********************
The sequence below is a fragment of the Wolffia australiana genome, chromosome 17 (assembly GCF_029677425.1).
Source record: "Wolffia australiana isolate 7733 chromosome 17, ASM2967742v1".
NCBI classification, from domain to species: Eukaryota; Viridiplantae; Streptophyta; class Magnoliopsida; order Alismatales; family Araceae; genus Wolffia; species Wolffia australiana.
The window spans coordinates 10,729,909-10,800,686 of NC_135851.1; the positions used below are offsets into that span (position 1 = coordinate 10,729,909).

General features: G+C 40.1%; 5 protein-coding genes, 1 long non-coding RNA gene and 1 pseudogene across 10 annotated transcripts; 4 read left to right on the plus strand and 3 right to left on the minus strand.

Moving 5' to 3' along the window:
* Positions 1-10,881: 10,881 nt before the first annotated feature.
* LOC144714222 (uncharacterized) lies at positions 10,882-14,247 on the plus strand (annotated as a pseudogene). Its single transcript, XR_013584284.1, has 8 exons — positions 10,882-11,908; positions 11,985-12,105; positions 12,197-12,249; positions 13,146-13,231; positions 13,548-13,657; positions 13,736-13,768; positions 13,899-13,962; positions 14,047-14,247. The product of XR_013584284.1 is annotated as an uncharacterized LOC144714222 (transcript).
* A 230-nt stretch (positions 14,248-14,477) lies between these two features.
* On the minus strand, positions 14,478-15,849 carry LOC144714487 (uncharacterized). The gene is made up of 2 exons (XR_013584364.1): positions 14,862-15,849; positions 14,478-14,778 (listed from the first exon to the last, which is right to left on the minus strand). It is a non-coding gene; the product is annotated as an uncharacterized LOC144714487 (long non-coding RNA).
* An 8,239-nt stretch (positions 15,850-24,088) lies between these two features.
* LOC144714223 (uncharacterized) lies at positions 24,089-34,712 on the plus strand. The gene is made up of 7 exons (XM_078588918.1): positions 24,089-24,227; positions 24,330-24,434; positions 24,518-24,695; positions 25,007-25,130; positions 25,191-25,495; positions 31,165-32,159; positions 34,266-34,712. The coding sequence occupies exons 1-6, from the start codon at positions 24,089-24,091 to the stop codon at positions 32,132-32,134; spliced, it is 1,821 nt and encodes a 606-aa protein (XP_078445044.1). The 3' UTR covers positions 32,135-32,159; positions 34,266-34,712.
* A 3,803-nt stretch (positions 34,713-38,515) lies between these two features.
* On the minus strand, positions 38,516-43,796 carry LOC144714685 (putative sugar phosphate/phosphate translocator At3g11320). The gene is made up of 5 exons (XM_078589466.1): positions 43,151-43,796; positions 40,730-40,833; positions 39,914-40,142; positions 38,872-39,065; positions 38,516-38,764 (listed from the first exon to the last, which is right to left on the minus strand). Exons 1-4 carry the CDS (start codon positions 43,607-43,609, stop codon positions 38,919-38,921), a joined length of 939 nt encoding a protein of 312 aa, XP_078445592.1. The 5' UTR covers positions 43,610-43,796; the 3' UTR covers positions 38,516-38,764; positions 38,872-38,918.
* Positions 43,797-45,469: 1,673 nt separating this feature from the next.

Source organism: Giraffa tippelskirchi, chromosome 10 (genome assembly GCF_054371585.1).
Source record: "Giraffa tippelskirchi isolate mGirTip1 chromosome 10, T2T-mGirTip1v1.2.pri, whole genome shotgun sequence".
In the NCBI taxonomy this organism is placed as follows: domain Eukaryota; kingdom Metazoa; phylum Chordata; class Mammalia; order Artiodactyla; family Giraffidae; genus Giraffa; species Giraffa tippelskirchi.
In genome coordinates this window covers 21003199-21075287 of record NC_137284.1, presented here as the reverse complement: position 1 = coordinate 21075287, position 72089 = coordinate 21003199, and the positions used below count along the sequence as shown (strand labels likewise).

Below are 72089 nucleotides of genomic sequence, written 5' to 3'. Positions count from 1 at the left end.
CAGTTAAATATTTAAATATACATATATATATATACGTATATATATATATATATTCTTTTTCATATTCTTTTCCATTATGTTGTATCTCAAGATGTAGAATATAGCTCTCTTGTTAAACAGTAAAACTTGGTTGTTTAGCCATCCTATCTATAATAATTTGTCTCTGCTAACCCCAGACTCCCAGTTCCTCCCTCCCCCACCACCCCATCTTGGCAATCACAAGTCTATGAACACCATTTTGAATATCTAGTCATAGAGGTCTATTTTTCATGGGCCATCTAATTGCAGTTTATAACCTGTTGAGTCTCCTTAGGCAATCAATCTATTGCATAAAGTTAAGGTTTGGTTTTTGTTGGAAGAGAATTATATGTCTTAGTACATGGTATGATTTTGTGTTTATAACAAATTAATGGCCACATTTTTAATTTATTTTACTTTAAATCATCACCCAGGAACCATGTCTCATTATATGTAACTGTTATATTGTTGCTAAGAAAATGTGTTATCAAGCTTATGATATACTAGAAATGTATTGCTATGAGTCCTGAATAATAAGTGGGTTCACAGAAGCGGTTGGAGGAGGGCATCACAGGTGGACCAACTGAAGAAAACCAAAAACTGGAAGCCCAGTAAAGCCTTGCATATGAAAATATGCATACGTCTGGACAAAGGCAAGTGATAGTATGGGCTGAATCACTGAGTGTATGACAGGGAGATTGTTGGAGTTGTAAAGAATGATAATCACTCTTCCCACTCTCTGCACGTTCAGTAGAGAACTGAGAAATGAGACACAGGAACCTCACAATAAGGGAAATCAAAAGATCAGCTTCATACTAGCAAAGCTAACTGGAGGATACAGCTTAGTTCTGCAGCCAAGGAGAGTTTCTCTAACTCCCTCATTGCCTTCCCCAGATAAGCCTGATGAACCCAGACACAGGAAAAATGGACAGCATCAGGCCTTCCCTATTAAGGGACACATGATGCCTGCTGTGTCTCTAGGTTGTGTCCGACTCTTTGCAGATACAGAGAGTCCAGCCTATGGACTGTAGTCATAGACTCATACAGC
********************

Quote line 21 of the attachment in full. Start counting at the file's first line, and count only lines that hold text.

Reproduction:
CAGTTAAATATTTAAATATACATATATATATATACGTATATATATATATATATTCTTTTTCATATTCTTTTCCATTATGTTGTATCTCAAGATGTAGAATATAGCTCTCTTGTTAAACAGTAAAACTTGGTTGTTTAGCCATCCTATCTATAATAATTTGTCTCTGCTAACCCCAGACTCCCAGTTCCTCCCTCCCCCACCACCCCATCTTGGCAATCACAAGTCTATGAACACCATTTTGAATATCTAGTCATAGAGGTCTATTTTTCATGGGCCATCTAATTGCAGTTTATAACCTGTTGAGTCTCCTTAGGCAATCAATCTATTGCATAAAGTTAAGGTTTGGTTTTTGTTGGAAGAGAATTATATGTCTTAGTACATGGTATGATTTTGTGTTTATAACAAATTAATGGCCACATTTTTAATTTATTTTACTTTAAATCATCACCCAGGAACCATGTCTCATTATATGTAACTGTTATATTGTTGCTAAGAAAATGTGTTATCAAGCTTATGATATACTAGAAATGTATTGCTATGAGTCCTGAATAATAAGTGGGTTCACAGAAGCGGTTGGAGGAGGGCATCACAGGTGGACCAACTGAAGAAAACCAAAAACTGGAAGCCCAGTAAAGCCTTGCATATGAAAATATGCATACGTCTGGACAAAGGCAAGTGATAGTATGGGCTGAATCACTGAGTGTATGACAGGGAGATTGTTGGAGTTGTAAAGAATGATAATCACTCTTCCCACTCTCTGCACGTTCAGTAGAGAACTGAGAAATGAGACACAGGAACCTCACAATAAGGGAAATCAAAAGATCAGCTTCATACTAGCAAAGCTAACTGGAGGATACAGCTTAGTTCTGCAGCCAAGGAGAGTTTCTCTAACTCCCTCATTGCCTTCCCCAGATAAGCCTGATGAACCCAGACACAGGAAAAATGGACAGCATCAGGCCTTCCCTATTAAGGGACACATGATGCCTGCTGTGTCTCTAGGTTGTGTCCGACTCTTTGCAGATACAGAGAGTCCAGCCTATGGACTGTAGTCATAGACTCATACAGC